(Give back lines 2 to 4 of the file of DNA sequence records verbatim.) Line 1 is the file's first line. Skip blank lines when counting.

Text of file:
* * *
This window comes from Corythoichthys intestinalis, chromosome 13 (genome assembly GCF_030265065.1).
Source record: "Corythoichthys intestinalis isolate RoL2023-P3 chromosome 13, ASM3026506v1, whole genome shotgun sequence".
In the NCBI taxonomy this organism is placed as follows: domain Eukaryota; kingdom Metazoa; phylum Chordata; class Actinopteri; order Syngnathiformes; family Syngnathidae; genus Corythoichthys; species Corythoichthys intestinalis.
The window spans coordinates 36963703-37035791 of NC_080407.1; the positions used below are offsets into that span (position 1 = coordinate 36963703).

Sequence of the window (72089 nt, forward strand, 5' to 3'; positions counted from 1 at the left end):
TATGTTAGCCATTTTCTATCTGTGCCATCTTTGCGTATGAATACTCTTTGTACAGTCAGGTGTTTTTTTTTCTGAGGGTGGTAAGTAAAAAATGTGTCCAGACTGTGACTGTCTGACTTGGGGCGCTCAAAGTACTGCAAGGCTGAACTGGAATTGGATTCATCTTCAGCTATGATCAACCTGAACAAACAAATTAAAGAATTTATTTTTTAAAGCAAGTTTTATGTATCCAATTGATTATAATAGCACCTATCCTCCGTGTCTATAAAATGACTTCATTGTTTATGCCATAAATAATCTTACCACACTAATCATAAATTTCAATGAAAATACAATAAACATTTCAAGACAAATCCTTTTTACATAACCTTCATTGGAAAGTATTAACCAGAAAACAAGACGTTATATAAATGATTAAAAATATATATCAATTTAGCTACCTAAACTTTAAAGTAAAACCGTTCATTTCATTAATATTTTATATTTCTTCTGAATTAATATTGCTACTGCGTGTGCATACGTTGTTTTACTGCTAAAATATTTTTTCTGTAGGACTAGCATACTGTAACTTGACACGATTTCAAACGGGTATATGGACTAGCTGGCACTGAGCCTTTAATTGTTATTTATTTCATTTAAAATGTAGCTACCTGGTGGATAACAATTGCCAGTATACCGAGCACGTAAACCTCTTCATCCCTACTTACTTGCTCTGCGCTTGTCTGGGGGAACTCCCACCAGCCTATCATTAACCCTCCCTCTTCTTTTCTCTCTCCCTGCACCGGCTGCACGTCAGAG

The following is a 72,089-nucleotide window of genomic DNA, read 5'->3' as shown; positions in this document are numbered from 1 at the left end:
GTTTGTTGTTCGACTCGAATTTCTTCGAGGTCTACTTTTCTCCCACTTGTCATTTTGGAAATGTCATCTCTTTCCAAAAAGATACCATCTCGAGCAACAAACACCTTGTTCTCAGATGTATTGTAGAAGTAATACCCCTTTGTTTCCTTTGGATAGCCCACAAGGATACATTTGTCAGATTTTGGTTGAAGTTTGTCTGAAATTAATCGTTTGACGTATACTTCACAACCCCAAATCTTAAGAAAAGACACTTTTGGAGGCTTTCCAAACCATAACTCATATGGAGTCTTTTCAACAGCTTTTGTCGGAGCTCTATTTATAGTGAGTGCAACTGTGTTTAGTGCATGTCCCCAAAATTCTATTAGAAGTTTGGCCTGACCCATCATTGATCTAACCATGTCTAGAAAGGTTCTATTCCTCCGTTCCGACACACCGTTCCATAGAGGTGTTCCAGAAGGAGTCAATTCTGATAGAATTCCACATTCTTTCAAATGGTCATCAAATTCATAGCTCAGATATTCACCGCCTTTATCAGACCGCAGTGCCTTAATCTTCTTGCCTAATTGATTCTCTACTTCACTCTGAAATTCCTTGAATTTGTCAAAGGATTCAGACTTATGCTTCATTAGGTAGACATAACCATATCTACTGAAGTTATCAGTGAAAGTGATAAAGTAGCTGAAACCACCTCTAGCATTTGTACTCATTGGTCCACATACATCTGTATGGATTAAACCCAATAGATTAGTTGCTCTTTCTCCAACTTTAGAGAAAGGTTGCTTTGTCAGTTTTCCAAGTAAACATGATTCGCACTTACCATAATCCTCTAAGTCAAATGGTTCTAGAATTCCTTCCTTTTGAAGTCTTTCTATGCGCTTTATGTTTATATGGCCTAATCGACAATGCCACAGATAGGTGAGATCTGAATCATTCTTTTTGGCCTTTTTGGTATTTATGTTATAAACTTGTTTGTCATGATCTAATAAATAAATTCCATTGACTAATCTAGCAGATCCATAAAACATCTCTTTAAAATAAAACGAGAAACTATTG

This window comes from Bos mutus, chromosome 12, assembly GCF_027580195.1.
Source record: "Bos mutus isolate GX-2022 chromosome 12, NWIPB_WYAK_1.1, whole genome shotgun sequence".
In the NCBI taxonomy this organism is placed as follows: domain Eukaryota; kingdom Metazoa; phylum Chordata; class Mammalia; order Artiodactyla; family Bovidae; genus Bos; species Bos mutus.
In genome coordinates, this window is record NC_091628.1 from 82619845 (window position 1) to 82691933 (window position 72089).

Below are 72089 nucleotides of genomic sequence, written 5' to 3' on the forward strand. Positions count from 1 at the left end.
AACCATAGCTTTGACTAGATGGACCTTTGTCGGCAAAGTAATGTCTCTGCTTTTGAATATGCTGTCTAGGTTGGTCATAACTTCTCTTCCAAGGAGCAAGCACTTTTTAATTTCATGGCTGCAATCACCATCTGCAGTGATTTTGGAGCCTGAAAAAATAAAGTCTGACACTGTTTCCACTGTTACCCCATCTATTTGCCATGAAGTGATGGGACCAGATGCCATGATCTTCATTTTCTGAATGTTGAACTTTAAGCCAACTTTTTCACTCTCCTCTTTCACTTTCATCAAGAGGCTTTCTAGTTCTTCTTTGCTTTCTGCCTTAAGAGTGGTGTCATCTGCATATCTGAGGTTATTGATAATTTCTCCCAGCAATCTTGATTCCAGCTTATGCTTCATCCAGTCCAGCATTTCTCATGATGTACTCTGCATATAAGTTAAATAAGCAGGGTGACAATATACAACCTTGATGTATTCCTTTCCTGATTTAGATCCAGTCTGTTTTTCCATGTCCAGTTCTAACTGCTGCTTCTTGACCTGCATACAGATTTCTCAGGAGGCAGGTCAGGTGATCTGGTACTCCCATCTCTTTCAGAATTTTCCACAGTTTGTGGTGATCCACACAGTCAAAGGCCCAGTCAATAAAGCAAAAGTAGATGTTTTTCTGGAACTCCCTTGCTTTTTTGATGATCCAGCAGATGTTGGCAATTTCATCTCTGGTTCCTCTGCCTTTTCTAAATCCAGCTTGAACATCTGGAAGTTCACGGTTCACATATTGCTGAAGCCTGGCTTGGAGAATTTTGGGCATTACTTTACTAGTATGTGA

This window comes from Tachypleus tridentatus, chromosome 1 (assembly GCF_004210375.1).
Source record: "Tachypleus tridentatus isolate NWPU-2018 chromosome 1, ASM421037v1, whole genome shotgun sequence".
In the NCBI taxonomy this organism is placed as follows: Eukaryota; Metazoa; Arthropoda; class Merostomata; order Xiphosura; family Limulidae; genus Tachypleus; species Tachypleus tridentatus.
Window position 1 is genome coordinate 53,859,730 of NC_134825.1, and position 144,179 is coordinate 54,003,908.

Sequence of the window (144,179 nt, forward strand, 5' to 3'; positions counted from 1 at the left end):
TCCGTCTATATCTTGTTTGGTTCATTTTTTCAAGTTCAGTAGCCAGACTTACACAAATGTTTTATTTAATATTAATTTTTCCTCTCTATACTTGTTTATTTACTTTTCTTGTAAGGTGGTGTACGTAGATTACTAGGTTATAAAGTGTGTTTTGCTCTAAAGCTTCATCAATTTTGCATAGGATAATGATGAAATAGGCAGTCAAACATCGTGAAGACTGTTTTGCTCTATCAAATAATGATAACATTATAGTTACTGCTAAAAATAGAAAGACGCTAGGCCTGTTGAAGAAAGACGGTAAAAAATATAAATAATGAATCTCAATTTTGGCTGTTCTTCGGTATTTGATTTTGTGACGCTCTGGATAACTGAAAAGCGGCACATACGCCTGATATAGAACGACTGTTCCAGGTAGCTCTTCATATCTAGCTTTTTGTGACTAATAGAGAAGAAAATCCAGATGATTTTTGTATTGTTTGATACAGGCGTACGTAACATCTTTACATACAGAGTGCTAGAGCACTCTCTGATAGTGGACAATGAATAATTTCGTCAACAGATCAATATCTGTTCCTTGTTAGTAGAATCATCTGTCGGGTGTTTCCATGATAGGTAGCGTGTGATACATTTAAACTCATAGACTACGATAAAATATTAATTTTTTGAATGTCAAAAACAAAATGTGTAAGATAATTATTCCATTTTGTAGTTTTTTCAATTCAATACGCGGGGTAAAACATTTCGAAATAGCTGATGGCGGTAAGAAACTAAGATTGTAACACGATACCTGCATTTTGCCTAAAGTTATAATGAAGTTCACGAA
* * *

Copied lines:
Source record: "Corythoichthys intestinalis isolate RoL2023-P3 chromosome 13, ASM3026506v1, whole genome shotgun sequence".
In the NCBI taxonomy this organism is placed as follows: domain Eukaryota; kingdom Metazoa; phylum Chordata; class Actinopteri; order Syngnathiformes; family Syngnathidae; genus Corythoichthys; species Corythoichthys intestinalis.
The window spans coordinates 36963703-37035791 of NC_080407.1; the positions used below are offsets into that span (position 1 = coordinate 36963703).